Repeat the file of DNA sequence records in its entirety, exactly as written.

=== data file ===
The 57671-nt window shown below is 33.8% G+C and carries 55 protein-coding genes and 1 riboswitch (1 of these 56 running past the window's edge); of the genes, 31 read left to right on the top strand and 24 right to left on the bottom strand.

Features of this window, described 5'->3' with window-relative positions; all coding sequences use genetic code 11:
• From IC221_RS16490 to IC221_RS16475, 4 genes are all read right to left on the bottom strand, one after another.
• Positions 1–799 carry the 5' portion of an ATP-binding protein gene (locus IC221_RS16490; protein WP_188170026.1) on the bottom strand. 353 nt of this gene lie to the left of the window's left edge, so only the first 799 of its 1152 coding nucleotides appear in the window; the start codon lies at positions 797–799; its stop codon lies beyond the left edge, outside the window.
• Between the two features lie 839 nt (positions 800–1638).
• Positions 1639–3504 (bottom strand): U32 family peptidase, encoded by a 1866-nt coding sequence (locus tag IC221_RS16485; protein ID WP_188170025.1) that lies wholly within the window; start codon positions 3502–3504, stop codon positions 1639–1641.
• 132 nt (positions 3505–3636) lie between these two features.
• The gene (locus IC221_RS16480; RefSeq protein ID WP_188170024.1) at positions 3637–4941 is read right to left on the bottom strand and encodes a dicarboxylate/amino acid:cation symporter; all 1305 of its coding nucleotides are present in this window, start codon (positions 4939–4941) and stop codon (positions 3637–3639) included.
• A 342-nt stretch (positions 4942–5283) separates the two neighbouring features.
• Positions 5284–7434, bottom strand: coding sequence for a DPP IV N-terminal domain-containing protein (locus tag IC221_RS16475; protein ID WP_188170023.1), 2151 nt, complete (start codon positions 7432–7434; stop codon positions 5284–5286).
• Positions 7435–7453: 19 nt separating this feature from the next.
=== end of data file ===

The 57671-nt window shown below is 33.8% G+C and carries 55 protein-coding genes and 1 riboswitch (1 of these 56 running past the window's edge); of the genes, 31 read left to right on the top strand and 24 right to left on the bottom strand.

Features of this window, described 5'->3' with window-relative positions; all coding sequences use genetic code 11:
• From IC221_RS16490 to IC221_RS16475, 4 genes are all read right to left on the bottom strand, one after another.
• Positions 1–799 carry the 5' portion of an ATP-binding protein gene (locus IC221_RS16490; protein WP_188170026.1) on the bottom strand. 353 nt of this gene lie to the left of the window's left edge, so only the first 799 of its 1152 coding nucleotides appear in the window; the start codon lies at positions 797–799; its stop codon lies beyond the left edge, outside the window.
• Between the two features lie 839 nt (positions 800–1638).
• Positions 1639–3504 (bottom strand): U32 family peptidase, encoded by a 1866-nt coding sequence (locus tag IC221_RS16485; protein ID WP_188170025.1) that lies wholly within the window; start codon positions 3502–3504, stop codon positions 1639–1641.
• 132 nt (positions 3505–3636) lie between these two features.
• The gene (locus IC221_RS16480; RefSeq protein ID WP_188170024.1) at positions 3637–4941 is read right to left on the bottom strand and encodes a dicarboxylate/amino acid:cation symporter; all 1305 of its coding nucleotides are present in this window, start codon (positions 4939–4941) and stop codon (positions 3637–3639) included.
• A 342-nt stretch (positions 4942–5283) separates the two neighbouring features.
• Positions 5284–7434, bottom strand: coding sequence for a DPP IV N-terminal domain-containing protein (locus tag IC221_RS16475; protein ID WP_188170023.1), 2151 nt, complete (start codon positions 7432–7434; stop codon positions 5284–5286).
• Positions 7435–7453: 19 nt separating this feature from the next.